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Fowler & Wells
Date: 1838–ca. 1946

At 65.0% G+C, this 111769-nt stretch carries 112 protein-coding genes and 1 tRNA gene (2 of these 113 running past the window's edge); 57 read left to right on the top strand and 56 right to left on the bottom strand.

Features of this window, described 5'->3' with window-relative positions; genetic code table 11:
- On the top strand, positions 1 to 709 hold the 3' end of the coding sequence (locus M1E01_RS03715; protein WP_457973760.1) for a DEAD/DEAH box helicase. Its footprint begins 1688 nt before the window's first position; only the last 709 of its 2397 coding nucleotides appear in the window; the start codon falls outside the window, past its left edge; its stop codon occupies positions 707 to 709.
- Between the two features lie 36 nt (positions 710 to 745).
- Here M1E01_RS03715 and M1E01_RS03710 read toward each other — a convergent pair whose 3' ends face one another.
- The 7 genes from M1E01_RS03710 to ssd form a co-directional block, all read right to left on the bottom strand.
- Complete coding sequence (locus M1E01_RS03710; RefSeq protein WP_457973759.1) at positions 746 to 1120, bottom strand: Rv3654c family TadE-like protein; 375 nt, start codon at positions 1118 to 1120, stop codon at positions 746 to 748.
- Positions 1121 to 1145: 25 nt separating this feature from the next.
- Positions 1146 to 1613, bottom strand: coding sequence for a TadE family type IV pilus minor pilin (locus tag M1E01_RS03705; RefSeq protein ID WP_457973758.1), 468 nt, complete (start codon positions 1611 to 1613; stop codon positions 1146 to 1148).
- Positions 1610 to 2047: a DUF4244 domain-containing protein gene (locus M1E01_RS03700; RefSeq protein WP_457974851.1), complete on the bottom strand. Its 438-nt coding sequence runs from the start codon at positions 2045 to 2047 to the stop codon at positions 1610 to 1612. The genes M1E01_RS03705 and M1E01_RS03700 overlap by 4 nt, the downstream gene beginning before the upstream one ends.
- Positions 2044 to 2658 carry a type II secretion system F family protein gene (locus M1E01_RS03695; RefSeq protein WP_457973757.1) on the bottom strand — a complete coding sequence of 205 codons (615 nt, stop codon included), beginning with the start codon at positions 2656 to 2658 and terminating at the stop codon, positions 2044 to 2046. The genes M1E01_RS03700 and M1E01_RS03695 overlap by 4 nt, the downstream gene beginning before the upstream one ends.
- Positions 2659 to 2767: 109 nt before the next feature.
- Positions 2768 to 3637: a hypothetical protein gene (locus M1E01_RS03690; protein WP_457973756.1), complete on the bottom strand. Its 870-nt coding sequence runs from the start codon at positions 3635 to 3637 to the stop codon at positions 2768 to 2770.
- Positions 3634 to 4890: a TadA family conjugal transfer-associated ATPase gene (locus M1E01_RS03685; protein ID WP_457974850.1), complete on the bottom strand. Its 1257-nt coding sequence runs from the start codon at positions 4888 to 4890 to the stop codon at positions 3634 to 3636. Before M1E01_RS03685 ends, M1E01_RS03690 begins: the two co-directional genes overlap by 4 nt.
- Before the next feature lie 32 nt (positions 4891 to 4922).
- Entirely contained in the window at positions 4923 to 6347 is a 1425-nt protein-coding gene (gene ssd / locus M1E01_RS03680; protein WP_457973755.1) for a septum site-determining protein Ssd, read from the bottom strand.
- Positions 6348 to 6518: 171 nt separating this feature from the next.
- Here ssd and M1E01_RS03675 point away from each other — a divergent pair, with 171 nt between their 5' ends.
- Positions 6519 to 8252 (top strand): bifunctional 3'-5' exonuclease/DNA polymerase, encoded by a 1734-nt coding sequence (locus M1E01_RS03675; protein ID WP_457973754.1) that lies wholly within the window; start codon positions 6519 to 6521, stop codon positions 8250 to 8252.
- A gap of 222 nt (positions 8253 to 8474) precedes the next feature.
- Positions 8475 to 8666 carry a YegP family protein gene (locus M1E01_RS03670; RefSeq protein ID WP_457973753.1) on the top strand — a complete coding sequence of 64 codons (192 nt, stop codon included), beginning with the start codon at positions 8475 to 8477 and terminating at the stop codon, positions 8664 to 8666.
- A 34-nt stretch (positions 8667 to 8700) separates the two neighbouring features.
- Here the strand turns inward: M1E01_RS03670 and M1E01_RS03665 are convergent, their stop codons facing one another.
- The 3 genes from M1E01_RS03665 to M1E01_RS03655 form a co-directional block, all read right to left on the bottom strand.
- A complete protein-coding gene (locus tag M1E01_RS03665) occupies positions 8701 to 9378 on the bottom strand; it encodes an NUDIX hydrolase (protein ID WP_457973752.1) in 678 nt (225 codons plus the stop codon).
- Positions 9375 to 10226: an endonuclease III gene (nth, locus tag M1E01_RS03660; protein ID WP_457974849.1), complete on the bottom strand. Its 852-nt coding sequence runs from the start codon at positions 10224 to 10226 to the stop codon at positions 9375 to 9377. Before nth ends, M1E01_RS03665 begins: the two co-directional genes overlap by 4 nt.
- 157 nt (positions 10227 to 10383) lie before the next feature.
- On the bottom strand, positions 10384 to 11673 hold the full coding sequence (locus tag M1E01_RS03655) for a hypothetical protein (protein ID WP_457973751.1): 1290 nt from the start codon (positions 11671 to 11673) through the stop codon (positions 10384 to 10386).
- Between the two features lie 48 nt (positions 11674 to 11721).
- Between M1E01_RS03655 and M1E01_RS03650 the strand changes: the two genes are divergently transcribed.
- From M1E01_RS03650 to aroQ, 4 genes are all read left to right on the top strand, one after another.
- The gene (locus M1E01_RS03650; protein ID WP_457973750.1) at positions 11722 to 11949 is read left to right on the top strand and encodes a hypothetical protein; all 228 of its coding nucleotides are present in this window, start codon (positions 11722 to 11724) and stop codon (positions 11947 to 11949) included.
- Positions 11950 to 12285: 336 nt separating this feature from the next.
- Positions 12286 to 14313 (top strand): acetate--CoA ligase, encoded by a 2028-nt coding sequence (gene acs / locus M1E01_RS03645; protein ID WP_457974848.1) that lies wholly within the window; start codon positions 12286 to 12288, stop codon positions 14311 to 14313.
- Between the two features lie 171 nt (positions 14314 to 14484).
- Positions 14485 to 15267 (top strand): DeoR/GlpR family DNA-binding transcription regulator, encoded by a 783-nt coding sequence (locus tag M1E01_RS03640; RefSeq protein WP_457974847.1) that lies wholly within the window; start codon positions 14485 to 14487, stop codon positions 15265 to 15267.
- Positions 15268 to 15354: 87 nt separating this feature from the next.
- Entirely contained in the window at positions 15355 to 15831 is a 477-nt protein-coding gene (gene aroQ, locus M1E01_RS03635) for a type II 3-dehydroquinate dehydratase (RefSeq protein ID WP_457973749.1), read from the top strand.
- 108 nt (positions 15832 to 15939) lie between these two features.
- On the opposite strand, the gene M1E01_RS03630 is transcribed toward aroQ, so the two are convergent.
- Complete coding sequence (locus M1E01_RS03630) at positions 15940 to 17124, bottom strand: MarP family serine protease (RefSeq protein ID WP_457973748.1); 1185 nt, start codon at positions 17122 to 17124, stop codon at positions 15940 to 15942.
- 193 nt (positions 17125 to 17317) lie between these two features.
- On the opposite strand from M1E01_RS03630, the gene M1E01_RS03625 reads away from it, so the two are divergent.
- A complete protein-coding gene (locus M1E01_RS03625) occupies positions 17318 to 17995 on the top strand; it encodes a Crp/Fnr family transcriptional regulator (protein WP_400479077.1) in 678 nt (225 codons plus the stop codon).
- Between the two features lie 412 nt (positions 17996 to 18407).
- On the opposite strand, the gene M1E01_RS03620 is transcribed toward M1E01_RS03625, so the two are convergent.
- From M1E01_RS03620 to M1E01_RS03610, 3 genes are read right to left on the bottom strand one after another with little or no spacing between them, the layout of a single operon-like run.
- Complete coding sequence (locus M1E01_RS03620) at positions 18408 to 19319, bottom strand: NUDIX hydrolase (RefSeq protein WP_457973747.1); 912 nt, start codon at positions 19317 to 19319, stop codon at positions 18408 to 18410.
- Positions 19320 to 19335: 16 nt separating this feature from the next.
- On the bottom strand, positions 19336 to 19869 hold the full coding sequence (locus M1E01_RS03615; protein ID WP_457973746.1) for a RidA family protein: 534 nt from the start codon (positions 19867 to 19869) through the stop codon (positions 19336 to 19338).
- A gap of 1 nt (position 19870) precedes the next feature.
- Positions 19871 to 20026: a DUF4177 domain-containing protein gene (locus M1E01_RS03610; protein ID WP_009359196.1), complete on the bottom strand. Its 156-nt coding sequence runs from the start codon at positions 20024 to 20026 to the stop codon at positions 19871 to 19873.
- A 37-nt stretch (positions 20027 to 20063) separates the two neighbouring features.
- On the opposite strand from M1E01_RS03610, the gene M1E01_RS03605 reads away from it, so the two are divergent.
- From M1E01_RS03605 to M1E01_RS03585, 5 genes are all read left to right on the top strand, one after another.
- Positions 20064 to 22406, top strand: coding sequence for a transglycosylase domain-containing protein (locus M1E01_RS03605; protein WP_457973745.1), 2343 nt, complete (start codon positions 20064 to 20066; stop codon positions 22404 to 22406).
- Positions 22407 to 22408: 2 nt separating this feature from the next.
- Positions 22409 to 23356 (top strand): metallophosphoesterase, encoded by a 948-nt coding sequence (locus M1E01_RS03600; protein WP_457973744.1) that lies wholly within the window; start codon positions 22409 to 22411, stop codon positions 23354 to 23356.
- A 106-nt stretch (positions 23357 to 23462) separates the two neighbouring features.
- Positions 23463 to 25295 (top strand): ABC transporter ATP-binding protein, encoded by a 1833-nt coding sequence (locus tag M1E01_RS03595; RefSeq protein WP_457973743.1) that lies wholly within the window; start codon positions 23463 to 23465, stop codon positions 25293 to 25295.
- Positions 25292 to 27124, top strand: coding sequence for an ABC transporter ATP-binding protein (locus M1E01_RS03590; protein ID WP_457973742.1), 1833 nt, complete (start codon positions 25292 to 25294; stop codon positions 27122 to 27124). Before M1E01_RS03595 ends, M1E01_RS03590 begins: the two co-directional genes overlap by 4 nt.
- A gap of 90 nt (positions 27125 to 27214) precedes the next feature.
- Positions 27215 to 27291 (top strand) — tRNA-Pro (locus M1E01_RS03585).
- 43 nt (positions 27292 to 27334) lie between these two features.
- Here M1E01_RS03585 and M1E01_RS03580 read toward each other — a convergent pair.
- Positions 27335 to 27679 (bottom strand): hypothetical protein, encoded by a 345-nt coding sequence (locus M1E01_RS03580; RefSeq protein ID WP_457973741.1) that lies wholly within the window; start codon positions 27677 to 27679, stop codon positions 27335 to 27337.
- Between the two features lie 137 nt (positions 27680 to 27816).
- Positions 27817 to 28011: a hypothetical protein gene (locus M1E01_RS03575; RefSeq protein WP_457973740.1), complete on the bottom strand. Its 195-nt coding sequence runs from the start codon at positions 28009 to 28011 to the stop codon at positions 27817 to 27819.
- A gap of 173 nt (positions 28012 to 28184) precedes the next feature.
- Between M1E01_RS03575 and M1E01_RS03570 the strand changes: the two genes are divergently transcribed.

Remarks: The Fowler brothers began as itinerant phrenologists, lecturing and reading heads throughout New England. After a brief practice in Washington, O. S. Fowler went to Philadelphia in 1838 and opened an office called the Phrenological Museum where he began publication of the American Phrenological Journal. The business moved to New York City in 1842, where the two brothers, their sister, Charlotte, and Lorenzo Fowler's wife, Lydia, became notable phrenologists, and the Phrenological Cabinet, displaying casts, skulls, charts, and other artifacts of the movement, became a popular fixture in the city. Branches of the Cabinet subsequently opened in Boston, at 142 Washington Street, and in Philadelphia. In 1843, Charlotte Fowler married a medical student, Samuel Roberts Wells, who then entered into partnership with his brothers-in-law, forming the publishing house of Fowler and Wells. The firm produced hundreds of titles and editions and, literally, thousands of copies of phrenological texts, and also sold charts, sets of cranial casts, and the famous symbolical heads. In addition to their mercantile ventures, the Fowlers were educators, training an army of phrenologists and supplying them with the tools of their trade. - Center for the History of Medicine